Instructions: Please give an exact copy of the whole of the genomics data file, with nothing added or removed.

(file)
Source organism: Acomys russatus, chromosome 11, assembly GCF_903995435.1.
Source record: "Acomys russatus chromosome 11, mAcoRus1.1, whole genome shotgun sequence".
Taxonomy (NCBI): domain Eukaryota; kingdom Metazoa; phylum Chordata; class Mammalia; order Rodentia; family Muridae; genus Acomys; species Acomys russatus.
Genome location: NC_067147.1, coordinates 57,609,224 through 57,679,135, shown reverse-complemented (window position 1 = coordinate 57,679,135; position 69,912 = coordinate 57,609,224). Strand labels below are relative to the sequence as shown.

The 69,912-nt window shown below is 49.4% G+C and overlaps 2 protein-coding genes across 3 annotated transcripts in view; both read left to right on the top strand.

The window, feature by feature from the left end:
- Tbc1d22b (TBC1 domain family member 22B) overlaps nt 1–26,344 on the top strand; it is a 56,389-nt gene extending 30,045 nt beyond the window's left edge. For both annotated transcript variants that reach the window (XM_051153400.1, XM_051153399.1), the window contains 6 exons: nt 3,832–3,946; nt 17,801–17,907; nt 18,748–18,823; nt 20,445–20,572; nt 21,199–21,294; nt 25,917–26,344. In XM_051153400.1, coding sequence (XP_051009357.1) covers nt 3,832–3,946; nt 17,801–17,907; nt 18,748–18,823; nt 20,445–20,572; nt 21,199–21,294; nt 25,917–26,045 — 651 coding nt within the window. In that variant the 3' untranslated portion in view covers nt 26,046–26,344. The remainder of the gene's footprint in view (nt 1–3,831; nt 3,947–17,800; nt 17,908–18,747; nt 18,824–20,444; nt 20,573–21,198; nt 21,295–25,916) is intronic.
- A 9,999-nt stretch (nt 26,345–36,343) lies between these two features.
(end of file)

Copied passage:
Source organism: Acomys russatus, chromosome 11, assembly GCF_903995435.1.
Source record: "Acomys russatus chromosome 11, mAcoRus1.1, whole genome shotgun sequence".
Taxonomy (NCBI): domain Eukaryota; kingdom Metazoa; phylum Chordata; class Mammalia; order Rodentia; family Muridae; genus Acomys; species Acomys russatus.
Genome location: NC_067147.1, coordinates 57,609,224 through 57,679,135, shown reverse-complemented (window position 1 = coordinate 57,679,135; position 69,912 = coordinate 57,609,224). Strand labels below are relative to the sequence as shown.

The 69,912-nt window shown below is 49.4% G+C and overlaps 2 protein-coding genes across 3 annotated transcripts in view; both read left to right on the top strand.

The window, feature by feature from the left end:
- Tbc1d22b (TBC1 domain family member 22B) overlaps nt 1–26,344 on the top strand; it is a 56,389-nt gene extending 30,045 nt beyond the window's left edge. For both annotated transcript variants that reach the window (XM_051153400.1, XM_051153399.1), the window contains 6 exons: nt 3,832–3,946; nt 17,801–17,907; nt 18,748–18,823; nt 20,445–20,572; nt 21,199–21,294; nt 25,917–26,344. In XM_051153400.1, coding sequence (XP_051009357.1) covers nt 3,832–3,946; nt 17,801–17,907; nt 18,748–18,823; nt 20,445–20,572; nt 21,199–21,294; nt 25,917–26,045 — 651 coding nt within the window. In that variant the 3' untranslated portion in view covers nt 26,046–26,344. The remainder of the gene's footprint in view (nt 1–3,831; nt 3,947–17,800; nt 17,908–18,747; nt 18,824–20,444; nt 20,573–21,198; nt 21,295–25,916) is intronic.
- A 9,999-nt stretch (nt 26,345–36,343) lies between these two features.